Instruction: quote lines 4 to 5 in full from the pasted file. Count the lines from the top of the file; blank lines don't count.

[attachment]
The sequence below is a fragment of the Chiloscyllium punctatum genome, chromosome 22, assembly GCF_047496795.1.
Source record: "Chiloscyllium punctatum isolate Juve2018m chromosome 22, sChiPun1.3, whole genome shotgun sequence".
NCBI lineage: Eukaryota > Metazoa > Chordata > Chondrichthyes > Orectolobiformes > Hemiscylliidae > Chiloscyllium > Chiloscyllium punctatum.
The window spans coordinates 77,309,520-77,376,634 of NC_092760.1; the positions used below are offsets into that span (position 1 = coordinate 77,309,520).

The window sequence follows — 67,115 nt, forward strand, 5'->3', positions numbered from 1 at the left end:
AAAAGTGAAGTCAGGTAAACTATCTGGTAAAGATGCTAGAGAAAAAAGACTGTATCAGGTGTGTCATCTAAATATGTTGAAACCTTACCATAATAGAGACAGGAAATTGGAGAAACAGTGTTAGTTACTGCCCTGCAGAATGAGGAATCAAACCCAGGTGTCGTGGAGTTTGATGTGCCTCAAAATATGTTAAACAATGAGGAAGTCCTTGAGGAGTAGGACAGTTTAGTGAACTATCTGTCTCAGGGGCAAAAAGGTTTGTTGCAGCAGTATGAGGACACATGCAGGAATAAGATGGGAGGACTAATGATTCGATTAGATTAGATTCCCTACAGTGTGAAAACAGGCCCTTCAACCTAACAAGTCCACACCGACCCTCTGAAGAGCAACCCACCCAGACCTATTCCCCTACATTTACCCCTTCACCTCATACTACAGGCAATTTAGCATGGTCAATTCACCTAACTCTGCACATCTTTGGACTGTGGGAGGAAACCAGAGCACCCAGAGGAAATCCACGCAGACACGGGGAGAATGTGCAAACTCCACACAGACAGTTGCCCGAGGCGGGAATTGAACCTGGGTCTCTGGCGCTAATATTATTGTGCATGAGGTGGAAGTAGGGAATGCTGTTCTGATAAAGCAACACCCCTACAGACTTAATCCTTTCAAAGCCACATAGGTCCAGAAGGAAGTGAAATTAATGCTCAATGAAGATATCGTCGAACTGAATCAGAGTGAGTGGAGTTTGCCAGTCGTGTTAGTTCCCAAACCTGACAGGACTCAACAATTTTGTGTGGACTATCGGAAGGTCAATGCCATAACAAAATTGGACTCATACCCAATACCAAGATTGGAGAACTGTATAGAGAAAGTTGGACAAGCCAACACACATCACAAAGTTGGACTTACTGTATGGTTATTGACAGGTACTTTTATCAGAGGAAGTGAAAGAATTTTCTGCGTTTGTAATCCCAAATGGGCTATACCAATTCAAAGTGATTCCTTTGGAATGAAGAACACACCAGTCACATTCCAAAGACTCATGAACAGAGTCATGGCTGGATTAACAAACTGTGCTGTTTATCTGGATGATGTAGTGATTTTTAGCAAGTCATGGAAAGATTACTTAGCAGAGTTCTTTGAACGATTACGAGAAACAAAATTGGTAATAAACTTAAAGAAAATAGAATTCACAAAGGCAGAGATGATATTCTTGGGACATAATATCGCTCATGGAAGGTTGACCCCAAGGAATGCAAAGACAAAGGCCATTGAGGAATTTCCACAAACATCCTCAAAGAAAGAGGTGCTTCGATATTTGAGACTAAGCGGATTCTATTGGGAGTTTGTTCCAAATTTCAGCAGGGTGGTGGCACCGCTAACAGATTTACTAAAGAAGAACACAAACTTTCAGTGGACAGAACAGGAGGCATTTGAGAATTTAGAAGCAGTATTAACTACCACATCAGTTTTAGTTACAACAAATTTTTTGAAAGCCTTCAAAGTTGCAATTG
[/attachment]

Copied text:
The window spans coordinates 77,309,520-77,376,634 of NC_092760.1; the positions used below are offsets into that span (position 1 = coordinate 77,309,520).

The window sequence follows — 67,115 nt, forward strand, 5'->3', positions numbered from 1 at the left end: